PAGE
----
I am not interested in converting anyone’s religious or non-religious beliefs. I want people to test their own beliefs, ask questions, and seek out information that will affirm your foundations and faith or maybe cause you to make new ideals. How can you truly believe, or love something that you’ve never investigated? When you start to date someone you ask them a million questions, you ask a friend if they know their background. Question your religion. I believe in something called the “glass slipper theory”. It’s my theory that your faith, your religion is personally fitted onto your soul, your spirit. We should follow our intuition and trust ourselves. What fits someone else won’t always fit you. Personally for me it is hard to follow any religion especially ones that were forced upon my ancestors to “humanize their savage ways”. A man comes into your home and rapes your wife and children. He steals your home and car then tells you to respect him and learn his ways, his religion. To me that doesn’t make any sense. I believe long before slavery became an issue in Africa the religions and way of life that was practiced was authentically their own. I believe that the Christianity practiced in certain parts of Africa centuries ago has now been weakened by man’s constant interpretations. I don’t believe in religion. I believe in a God, a higher power. People ask how I can have faith in someone who I can’t see. But I have seen him in my own way that satisfies me. I have never felt the presence of God in any church building or gathering the way I do when I am at the edge of my sanity, my peace. It is the place where earth meets water, where I stand still and he washes my feet. It is my place of solitude, fortitude and security, my church is the beach. I am comfortable and confident in my spiritual relationship with my God. I do not believe God judges me because I wear pants, pays respect to the moon and nature or that I curse in my prayers( my mother doesn’t agree with my unconscious occasional curse word in prayer). I don’t pray in a monotone, rehearsed manner, I talk freely and openly.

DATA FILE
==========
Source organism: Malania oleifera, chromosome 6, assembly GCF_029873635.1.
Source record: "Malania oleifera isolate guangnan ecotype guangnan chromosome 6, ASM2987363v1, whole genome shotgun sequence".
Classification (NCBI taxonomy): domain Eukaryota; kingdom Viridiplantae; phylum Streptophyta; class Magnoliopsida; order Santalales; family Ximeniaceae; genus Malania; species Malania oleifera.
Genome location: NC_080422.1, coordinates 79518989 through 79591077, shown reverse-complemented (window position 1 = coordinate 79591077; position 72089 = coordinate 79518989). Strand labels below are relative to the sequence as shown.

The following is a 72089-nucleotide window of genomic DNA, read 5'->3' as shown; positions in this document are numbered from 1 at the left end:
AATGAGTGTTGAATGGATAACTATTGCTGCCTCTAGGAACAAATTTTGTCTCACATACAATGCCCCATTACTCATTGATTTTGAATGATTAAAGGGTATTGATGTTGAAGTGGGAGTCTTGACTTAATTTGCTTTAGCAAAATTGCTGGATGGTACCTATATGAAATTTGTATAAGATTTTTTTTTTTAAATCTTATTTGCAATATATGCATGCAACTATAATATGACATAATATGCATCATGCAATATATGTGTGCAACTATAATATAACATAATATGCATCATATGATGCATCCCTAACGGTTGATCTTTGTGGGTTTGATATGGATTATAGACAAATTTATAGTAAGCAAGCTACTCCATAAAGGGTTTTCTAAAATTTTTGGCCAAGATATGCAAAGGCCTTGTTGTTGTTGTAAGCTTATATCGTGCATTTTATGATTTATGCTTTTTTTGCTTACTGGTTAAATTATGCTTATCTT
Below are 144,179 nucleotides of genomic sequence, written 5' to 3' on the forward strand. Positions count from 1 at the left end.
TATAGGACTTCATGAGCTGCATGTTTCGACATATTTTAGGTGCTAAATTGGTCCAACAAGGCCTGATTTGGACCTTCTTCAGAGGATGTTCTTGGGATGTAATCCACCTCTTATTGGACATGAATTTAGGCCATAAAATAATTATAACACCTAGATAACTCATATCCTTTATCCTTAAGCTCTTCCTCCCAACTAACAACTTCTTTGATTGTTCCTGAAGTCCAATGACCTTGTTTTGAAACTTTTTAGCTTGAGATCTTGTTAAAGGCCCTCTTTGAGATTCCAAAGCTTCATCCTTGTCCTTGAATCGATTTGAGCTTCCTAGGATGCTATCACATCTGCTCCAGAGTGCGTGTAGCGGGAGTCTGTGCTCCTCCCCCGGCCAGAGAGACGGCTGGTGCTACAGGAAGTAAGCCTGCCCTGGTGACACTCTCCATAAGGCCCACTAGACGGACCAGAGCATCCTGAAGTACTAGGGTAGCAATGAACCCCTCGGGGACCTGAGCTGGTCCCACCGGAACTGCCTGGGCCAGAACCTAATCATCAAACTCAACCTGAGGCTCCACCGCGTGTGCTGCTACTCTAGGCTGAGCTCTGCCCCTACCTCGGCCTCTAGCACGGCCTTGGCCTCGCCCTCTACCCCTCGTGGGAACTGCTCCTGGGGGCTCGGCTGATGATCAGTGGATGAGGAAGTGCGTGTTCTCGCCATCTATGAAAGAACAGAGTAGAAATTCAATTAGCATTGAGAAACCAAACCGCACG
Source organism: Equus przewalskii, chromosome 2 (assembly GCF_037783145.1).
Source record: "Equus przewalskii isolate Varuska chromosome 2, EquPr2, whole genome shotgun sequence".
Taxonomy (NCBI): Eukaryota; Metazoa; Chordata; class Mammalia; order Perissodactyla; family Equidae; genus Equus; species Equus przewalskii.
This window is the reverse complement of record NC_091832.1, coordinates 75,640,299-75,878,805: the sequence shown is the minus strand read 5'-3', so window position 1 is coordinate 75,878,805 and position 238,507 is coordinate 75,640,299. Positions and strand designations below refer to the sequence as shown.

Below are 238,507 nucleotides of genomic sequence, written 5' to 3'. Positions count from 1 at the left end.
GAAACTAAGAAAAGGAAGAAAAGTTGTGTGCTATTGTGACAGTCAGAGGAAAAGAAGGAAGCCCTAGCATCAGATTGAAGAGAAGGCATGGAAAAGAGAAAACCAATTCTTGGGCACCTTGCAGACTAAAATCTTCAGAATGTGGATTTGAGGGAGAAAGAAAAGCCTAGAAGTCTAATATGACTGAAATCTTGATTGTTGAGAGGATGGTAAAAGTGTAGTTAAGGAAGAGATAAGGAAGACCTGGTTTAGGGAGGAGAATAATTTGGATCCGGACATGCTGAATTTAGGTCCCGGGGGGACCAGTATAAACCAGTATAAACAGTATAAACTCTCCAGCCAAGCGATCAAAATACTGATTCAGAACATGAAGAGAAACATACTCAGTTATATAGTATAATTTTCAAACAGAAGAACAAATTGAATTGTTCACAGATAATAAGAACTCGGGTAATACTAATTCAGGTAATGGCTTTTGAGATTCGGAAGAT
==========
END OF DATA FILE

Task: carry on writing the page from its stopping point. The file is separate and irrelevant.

Challenge your preconceived notions about religion, about God, about yourself. Don’t just accept what’s been handed to you regardless of who it comes from. Read something other than the bible. Reason with different opinions and beliefs. Don’t be afraid of not knowing. I know nothing still but in my learning I have gained some knowledge that forces me into action of creating a better self.


Posted on June 14, 2011, in Conscious and tagged , , , , , , . Bookmark the permalink. 3 Comments.

  1. This is extremely encouraging! To hear the thoughts of younger minds questioning & reasoning fundamental ideology and persceptions of self in relation to spiritualty is revolutionary especially for those of us that utilize the teaching of Rastafari as our guiding Light.

    Continue to move with Love & Light Always!

  2. Knowledge, wisemind and overspending…to know alone is indeed not enough. We must continually question but is this not prayer? The conversations with the Most High and the God within all life. Hence it is good and necessary to question/pray/seek. I admire your development and attitude as it is our openness and willingness toe frank that frees us from inner bondage. Stay on your path and know that Ras Tafari has provide an amazing base in your life to give you a foundation based on cultural identity first and foremost. Ras Tafari makes us first overstand our heritage and allows a broader context for us to construe our spirituality. Live, love, learn. I continue to enjoy and learn from Rebel Artistry.

  3. Tarajah, this is a great post! People like you make me think that we are collectively waking up to the realization that we must move beyond what we were traditionally taught in church about God. Like you say, it is not religion that matters, but our genuine relationship with God, which I believe is developed by loving our neighbors. All the preaching that I have heard about having a romance with God, Jesus being our friend, and waiting for Jesus’ second coming has become secondary to me. The main teachings of Jesus are centralized in living the Kingdom of Heaven here on earth which is serving and loving our neighbors. God bless.